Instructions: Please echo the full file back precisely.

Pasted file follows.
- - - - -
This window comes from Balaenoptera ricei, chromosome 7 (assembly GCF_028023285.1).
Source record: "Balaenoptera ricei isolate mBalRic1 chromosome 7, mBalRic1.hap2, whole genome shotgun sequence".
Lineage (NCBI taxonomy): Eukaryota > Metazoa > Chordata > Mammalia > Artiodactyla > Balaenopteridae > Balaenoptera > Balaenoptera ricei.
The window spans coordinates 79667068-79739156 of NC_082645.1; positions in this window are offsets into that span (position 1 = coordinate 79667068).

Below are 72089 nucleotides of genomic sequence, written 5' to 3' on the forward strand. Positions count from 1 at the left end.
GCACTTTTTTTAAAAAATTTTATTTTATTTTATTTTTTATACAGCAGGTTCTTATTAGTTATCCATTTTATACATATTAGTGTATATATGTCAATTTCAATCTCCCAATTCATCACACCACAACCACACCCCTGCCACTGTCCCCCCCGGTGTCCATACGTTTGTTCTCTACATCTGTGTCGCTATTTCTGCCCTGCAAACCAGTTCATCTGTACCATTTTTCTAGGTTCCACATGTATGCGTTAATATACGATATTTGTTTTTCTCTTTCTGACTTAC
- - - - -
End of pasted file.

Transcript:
This window comes from Balaenoptera ricei, chromosome 7 (assembly GCF_028023285.1).
Source record: "Balaenoptera ricei isolate mBalRic1 chromosome 7, mBalRic1.hap2, whole genome shotgun sequence".
Lineage (NCBI taxonomy): Eukaryota > Metazoa > Chordata > Mammalia > Artiodactyla > Balaenopteridae > Balaenoptera > Balaenoptera ricei.
The window spans coordinates 79667068-79739156 of NC_082645.1; positions in this window are offsets into that span (position 1 = coordinate 79667068).

Below are 72089 nucleotides of genomic sequence, written 5' to 3' on the forward strand. Positions count from 1 at the left end.
GCACTTTTTTTAAAAAATTTTATTTTATTTTATTTTTTATACAGCAGGTTCTTATTAGTTATCCATTTTATACATATTAGTGTATATATGTCAATTTCAATCTCCCAATTCATCACACCACAACCACACCCCTGCCACTGTCCCCCCCGGTGTCCATACGTTTGTTCTCTACATCTGTGTCGCTATTTCTGCCCTGCAAACCAGTTCATCTGTACCATTTTTCTAGGTTCCACATGTATGCGTTAATATACGATATTTGTTTTTCTCTTTCTGACTTAC